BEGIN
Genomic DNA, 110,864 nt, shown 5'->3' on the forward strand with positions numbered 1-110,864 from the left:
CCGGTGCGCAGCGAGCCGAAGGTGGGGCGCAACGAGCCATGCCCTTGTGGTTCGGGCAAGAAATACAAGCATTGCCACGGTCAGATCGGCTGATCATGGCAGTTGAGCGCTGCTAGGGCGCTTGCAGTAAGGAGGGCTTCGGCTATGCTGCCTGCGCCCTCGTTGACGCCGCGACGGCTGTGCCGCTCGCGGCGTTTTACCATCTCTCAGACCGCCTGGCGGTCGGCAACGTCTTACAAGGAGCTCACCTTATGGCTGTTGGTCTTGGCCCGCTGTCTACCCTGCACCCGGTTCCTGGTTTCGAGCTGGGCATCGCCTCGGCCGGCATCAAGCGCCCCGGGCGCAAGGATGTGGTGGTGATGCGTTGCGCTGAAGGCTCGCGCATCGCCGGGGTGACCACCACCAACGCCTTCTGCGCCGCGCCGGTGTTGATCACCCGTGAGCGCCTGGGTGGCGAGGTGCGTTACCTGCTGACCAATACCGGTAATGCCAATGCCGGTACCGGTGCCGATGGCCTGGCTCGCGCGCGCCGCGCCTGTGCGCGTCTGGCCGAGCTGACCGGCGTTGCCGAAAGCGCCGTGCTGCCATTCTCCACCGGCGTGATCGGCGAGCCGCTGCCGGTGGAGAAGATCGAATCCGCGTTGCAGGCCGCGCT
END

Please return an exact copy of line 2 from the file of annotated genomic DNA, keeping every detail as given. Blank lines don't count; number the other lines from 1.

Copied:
CCGGTGCGCAGCGAGCCGAAGGTGGGGCGCAACGAGCCATGCCCTTGTGGTTCGGGCAAGAAATACAAGCATTGCCACGGTCAGATCGGCTGATCATGGCAGTTGAGCGCTGCTAGGGCGCTTGCAGTAAGGAGGGCTTCGGCTATGCTGCCTGCGCCCTCGTTGACGCCGCGACGGCTGTGCCGCTCGCGGCGTTTTACCATCTCTCAGACCGCCTGGCGGTCGGCAACGTCTTACAAGGAGCTCACCTTATGGCTGTTGGTCTTGGCCCGCTGTCTACCCTGCACCCGGTTCCTGGTTTCGAGCTGGGCATCGCCTCGGCCGGCATCAAGCGCCCCGGGCGCAAGGATGTGGTGGTGATGCGTTGCGCTGAAGGCTCGCGCATCGCCGGGGTGACCACCACCAACGCCTTCTGCGCCGCGCCGGTGTTGATCACCCGTGAGCGCCTGGGTGGCGAGGTGCGTTACCTGCTGACCAATACCGGTAATGCCAATGCCGGTACCGGTGCCGATGGCCTGGCTCGCGCGCGCCGCGCCTGTGCGCGTCTGGCCGAGCTGACCGGCGTTGCCGAAAGCGCCGTGCTGCCATTCTCCACCGGCGTGATCGGCGAGCCGCTGCCGGTGGAGAAGATCGAATCCGCGTTGCAGGCCGCGCT